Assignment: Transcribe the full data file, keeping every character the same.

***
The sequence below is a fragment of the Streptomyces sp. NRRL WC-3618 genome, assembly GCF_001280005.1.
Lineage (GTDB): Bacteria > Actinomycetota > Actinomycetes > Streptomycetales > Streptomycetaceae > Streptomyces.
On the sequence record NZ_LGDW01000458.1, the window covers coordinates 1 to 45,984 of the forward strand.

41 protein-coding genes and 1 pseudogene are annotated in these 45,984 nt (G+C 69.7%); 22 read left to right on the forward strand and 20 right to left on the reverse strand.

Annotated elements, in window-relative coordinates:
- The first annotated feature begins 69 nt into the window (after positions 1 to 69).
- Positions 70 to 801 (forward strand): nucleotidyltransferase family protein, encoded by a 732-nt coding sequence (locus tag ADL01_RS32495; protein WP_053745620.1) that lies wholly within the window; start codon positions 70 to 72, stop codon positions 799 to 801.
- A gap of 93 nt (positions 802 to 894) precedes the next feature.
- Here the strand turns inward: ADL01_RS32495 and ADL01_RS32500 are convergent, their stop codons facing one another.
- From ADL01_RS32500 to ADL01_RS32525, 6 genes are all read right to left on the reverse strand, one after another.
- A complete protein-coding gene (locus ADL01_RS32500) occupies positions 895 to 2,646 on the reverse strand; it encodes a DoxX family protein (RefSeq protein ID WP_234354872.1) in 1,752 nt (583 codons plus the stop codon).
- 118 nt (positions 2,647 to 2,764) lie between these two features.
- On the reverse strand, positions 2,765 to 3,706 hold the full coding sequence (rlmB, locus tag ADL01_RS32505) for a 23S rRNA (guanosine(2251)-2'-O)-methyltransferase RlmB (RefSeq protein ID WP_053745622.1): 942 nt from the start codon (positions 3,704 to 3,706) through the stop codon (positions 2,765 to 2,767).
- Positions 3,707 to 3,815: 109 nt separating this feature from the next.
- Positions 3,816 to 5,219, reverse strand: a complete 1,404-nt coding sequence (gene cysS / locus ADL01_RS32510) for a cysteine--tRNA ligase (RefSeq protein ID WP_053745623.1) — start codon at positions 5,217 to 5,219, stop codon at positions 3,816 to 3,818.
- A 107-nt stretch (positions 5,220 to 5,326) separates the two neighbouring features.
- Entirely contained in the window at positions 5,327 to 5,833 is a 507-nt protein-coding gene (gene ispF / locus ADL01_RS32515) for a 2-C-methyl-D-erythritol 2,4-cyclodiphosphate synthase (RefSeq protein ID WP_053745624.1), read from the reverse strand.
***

The sequence below is a fragment of the Streptomyces sp. NRRL WC-3618 genome, assembly GCF_001280005.1.
Lineage (GTDB): Bacteria > Actinomycetota > Actinomycetes > Streptomycetales > Streptomycetaceae > Streptomyces.
On the sequence record NZ_LGDW01000458.1, the window covers coordinates 1 to 45,984 of the forward strand.

41 protein-coding genes and 1 pseudogene are annotated in these 45,984 nt (G+C 69.7%); 22 read left to right on the forward strand and 20 right to left on the reverse strand.

Annotated elements, in window-relative coordinates:
- The first annotated feature begins 69 nt into the window (after positions 1 to 69).
- Positions 70 to 801 (forward strand): nucleotidyltransferase family protein, encoded by a 732-nt coding sequence (locus tag ADL01_RS32495; protein WP_053745620.1) that lies wholly within the window; start codon positions 70 to 72, stop codon positions 799 to 801.
- A gap of 93 nt (positions 802 to 894) precedes the next feature.
- Here the strand turns inward: ADL01_RS32495 and ADL01_RS32500 are convergent, their stop codons facing one another.
- From ADL01_RS32500 to ADL01_RS32525, 6 genes are all read right to left on the reverse strand, one after another.
- A complete protein-coding gene (locus ADL01_RS32500) occupies positions 895 to 2,646 on the reverse strand; it encodes a DoxX family protein (RefSeq protein ID WP_234354872.1) in 1,752 nt (583 codons plus the stop codon).
- 118 nt (positions 2,647 to 2,764) lie between these two features.
- On the reverse strand, positions 2,765 to 3,706 hold the full coding sequence (rlmB, locus tag ADL01_RS32505) for a 23S rRNA (guanosine(2251)-2'-O)-methyltransferase RlmB (RefSeq protein ID WP_053745622.1): 942 nt from the start codon (positions 3,704 to 3,706) through the stop codon (positions 2,765 to 2,767).
- Positions 3,707 to 3,815: 109 nt separating this feature from the next.
- Positions 3,816 to 5,219, reverse strand: a complete 1,404-nt coding sequence (gene cysS / locus ADL01_RS32510) for a cysteine--tRNA ligase (RefSeq protein ID WP_053745623.1) — start codon at positions 5,217 to 5,219, stop codon at positions 3,816 to 3,818.
- A 107-nt stretch (positions 5,220 to 5,326) separates the two neighbouring features.
- Entirely contained in the window at positions 5,327 to 5,833 is a 507-nt protein-coding gene (gene ispF / locus ADL01_RS32515) for a 2-C-methyl-D-erythritol 2,4-cyclodiphosphate synthase (RefSeq protein ID WP_053745624.1), read from the reverse strand.